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Great Egret (Casmerodius albus) - Wiki
Subject: Great Egret (Casmerodius albus) - Wiki
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Great Egret (Casmerodius albus) - Wiki


Great Egret
From Wikipedia, the free encyclopedia

[Photo] Great Egret - Lovewell State Park (Kansas, USA) - 2004

The Great Egret (Casmerodius albus), also known as the Great White Egret, White Heron, or Common Egret, is a wading egret, found in most of the tropical and warmer temperate parts of the world, although it is very local in southern Europe and Asia. It is called Kotuku in New Zealand. It should not be confused with the Great White Heron, which is a white morph of the Great Blue Heron found in Florida.

The Great Egret is a large bird with all white plumage, as much as 101 cm long and weighing up to 950 g. It is only slightly smaller than the Great Blue or Grey Herons. Apart from size, the Great Egret can be distinguished from other white egrets by its yellow bill and black legs and feet. It also has a slow flight, with its neck retracted. This is characteristic of herons and bitterns, and distinguishes them from storks, cranes and spoonbills, which extend their necks.

Habits
The Great Egret feeds in shallow water or drier habitats, spearing fish, frogs or insects with its long, sharp bill. It will often wait motionless for prey, or slowly stalk its victim. It is a conspicuous species, usually easily seen.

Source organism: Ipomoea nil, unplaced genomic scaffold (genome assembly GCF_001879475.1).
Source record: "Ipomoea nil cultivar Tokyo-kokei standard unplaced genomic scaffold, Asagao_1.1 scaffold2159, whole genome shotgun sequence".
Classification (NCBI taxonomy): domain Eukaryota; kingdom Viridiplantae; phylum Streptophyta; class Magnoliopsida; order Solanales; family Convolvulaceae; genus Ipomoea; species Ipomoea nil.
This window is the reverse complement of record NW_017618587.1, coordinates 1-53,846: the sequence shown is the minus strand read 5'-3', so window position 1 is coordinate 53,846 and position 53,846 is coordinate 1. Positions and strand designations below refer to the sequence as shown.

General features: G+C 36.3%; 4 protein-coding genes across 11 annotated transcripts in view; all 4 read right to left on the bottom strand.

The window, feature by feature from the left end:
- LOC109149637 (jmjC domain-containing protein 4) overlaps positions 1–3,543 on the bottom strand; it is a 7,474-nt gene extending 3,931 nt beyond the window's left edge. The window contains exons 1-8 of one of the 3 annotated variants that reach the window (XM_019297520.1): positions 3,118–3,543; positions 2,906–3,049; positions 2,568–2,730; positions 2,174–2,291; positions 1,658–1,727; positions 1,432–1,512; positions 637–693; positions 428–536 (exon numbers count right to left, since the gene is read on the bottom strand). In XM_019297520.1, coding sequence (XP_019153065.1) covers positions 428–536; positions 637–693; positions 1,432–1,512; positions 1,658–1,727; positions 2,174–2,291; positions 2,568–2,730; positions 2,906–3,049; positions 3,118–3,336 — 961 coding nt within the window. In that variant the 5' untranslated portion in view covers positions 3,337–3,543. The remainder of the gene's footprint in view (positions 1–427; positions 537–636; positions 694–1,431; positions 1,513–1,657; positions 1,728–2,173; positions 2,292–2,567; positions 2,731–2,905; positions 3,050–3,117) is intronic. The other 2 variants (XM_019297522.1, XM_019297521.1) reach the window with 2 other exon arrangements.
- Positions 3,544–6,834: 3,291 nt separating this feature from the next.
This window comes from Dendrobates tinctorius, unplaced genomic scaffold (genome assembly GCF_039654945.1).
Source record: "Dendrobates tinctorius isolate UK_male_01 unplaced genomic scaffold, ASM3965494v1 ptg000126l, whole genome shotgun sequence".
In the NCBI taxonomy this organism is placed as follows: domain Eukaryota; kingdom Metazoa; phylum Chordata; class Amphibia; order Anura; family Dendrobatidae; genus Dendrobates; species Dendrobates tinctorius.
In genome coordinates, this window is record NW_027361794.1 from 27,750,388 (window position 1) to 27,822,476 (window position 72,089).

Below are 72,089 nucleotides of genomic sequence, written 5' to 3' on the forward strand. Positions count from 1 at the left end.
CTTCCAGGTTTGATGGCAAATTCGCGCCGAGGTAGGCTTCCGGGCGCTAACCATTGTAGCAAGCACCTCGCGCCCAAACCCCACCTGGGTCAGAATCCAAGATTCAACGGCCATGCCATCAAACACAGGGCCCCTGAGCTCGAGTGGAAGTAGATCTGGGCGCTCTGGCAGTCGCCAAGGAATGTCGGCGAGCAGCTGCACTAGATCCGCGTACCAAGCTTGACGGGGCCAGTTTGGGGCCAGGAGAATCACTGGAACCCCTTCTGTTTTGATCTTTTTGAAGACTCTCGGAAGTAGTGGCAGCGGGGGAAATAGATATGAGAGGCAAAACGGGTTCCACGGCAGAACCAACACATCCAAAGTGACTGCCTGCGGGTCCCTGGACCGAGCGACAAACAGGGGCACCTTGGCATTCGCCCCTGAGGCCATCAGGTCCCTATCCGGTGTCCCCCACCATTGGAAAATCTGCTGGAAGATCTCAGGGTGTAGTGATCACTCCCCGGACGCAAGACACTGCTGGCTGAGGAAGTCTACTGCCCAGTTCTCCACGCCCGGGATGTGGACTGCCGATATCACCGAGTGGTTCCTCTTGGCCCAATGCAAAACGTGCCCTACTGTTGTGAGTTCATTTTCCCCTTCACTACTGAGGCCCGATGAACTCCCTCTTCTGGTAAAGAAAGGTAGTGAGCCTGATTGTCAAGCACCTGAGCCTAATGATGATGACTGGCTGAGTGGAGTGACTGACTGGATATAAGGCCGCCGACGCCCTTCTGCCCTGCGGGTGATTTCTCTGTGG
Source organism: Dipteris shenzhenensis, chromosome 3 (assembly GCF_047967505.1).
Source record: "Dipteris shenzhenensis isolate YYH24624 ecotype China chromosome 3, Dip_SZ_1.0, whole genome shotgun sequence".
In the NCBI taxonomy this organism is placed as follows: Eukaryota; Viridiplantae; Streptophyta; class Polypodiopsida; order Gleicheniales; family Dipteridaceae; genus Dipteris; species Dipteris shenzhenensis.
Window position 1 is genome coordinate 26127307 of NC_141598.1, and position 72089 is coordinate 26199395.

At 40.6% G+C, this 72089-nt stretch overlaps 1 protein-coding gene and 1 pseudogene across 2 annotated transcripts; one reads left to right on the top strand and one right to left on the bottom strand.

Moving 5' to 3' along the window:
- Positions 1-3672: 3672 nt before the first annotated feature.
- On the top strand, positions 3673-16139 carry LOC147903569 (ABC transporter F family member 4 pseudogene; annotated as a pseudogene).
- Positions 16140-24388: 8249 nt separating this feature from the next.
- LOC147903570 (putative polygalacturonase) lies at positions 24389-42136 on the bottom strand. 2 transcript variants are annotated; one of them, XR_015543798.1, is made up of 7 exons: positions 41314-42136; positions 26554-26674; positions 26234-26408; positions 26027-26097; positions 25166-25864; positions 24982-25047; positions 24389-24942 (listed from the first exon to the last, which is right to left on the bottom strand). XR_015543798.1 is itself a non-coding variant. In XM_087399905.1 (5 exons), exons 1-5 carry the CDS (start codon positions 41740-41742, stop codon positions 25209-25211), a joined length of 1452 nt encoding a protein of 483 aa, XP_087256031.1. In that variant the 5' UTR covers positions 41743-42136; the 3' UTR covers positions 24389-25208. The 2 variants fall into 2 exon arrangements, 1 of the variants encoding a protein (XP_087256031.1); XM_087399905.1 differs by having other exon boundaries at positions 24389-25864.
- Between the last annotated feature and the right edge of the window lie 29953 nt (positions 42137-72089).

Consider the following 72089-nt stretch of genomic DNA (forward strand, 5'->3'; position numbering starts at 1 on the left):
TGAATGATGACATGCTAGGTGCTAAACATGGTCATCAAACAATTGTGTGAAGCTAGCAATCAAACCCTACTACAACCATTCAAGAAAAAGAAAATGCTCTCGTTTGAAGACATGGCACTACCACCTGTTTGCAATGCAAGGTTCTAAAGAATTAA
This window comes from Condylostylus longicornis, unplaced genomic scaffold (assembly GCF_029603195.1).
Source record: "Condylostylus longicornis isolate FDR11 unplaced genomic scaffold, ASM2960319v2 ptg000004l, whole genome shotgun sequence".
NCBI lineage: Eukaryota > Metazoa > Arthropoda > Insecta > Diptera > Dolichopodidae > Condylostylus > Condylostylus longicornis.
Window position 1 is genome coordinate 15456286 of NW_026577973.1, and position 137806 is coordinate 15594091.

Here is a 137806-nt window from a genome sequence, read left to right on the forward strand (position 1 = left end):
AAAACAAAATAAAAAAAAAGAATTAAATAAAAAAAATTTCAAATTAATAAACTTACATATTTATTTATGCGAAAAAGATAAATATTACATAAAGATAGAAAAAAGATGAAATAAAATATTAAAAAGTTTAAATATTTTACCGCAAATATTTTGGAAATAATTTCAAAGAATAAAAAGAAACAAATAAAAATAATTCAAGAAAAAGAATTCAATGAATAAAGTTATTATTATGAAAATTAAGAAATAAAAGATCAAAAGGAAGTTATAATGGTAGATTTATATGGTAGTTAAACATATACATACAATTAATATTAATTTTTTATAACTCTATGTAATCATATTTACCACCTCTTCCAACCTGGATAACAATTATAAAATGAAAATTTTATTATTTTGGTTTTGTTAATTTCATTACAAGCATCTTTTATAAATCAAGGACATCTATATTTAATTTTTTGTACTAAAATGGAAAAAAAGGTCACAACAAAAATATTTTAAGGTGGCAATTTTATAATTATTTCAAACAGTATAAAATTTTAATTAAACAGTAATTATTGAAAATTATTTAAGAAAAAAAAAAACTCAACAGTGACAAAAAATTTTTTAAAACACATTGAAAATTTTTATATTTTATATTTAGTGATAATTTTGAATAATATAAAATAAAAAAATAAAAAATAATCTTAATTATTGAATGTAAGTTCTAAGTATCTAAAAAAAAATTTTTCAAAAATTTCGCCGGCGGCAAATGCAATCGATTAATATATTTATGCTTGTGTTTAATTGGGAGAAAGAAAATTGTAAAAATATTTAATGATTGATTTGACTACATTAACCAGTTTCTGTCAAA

The Great Egret is partially migratory, with northern hemisphere birds moving south from areas with cold winters. It breeds in colonies in trees close to large lakes with reed beds or other extensive wetlands. It builds a bulky stick nest. The call at breeding colonies is a loud croaking "cuk cuk cuk".

Conservation status
Although generally a very successful species with a large and expanding range, the Great Egret is highly endangered in New Zealand [1], [2]. In North America, large numbers of Great Egrets were killed around the end of the 19th century so that their plumes could be used to decorate hats. Numbers have since recovered as a result of conservation measures. Its range has expanded as far north as southern Canada. However, in some parts of the southern United States, its numbers have declined due to habitat loss. This bird has been chosen as the symbol of the National Audubon Society, which was formed in part to prevent birds from being killed for their feathers. They are Protected in Australia under the National Parks and Wildlife Act, 1974.

The Great Egret is one of the species to which the Agreement on the Conservation of African-Eurasian Migratory Waterbirds (AEWA) applies.

Taxonomy
Various authors also identify this species as Egretta alba and Casmoderius albus. However, this species closely resembles the large Ardea herons such as Grey Heron and Great Blue Heron in everything but colour, whereas it shows fewer similarities to the smaller white egrets.

There are four subspecies in various parts of the world, of which the largest is C. a. modesta.

Subspecies
C. a. modesta - Asia and Australasia.
C. a. alba - Europe
C. a. egretta - North America
C. a. melanorhynchos - Africa

Synonyms
- Ardea alba
- Egretta alba

http://en.wikipedia.org/wiki/Great_Egret
The text in this page is based on the copyrighted Wikipedia article shown in above URL. It is used under the GNU Free Documentation License. You may redistribute it, verbatim or modified, providing that you comply with the terms of the GFDL.

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